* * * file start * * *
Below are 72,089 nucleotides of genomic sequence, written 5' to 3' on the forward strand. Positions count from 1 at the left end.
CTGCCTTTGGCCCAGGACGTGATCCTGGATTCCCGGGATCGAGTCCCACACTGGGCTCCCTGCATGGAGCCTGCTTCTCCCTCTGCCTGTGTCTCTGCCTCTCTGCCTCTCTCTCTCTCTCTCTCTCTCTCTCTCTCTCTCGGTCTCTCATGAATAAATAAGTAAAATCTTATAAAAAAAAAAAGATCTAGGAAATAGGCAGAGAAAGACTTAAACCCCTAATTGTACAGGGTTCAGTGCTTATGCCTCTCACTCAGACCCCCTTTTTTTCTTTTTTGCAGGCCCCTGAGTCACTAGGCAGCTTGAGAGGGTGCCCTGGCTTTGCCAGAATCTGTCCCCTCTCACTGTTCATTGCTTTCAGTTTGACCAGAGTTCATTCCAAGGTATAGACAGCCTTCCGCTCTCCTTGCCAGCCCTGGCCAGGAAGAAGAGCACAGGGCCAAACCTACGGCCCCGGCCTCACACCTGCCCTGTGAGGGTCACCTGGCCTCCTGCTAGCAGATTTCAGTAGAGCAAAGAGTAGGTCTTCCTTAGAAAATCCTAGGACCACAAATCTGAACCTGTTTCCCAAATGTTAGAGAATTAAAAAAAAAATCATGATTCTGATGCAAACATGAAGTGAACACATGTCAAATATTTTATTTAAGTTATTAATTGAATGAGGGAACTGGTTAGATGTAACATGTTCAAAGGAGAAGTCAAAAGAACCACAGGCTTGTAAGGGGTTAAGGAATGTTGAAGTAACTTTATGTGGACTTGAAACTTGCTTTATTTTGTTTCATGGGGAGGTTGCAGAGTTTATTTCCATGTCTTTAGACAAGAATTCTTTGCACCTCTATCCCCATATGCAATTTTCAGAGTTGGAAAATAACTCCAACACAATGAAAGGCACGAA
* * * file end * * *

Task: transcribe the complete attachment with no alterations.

Below are 72,089 nucleotides of genomic sequence, written 5' to 3' on the forward strand. Positions count from 1 at the left end.
CTGCCTTTGGCCCAGGACGTGATCCTGGATTCCCGGGATCGAGTCCCACACTGGGCTCCCTGCATGGAGCCTGCTTCTCCCTCTGCCTGTGTCTCTGCCTCTCTGCCTCTCTCTCTCTCTCTCTCTCTCTCTCTCTCTCTCGGTCTCTCATGAATAAATAAGTAAAATCTTATAAAAAAAAAAAGATCTAGGAAATAGGCAGAGAAAGACTTAAACCCCTAATTGTACAGGGTTCAGTGCTTATGCCTCTCACTCAGACCCCCTTTTTTTCTTTTTTGCAGGCCCCTGAGTCACTAGGCAGCTTGAGAGGGTGCCCTGGCTTTGCCAGAATCTGTCCCCTCTCACTGTTCATTGCTTTCAGTTTGACCAGAGTTCATTCCAAGGTATAGACAGCCTTCCGCTCTCCTTGCCAGCCCTGGCCAGGAAGAAGAGCACAGGGCCAAACCTACGGCCCCGGCCTCACACCTGCCCTGTGAGGGTCACCTGGCCTCCTGCTAGCAGATTTCAGTAGAGCAAAGAGTAGGTCTTCCTTAGAAAATCCTAGGACCACAAATCTGAACCTGTTTCCCAAATGTTAGAGAATTAAAAAAAAAATCATGATTCTGATGCAAACATGAAGTGAACACATGTCAAATATTTTATTTAAGTTATTAATTGAATGAGGGAACTGGTTAGATGTAACATGTTCAAAGGAGAAGTCAAAAGAACCACAGGCTTGTAAGGGGTTAAGGAATGTTGAAGTAACTTTATGTGGACTTGAAACTTGCTTTATTTTGTTTCATGGGGAGGTTGCAGAGTTTATTTCCATGTCTTTAGACAAGAATTCTTTGCACCTCTATCCCCATATGCAATTTTCAGAGTTGGAAAATAACTCCAACACAATGAAAGGCACGAA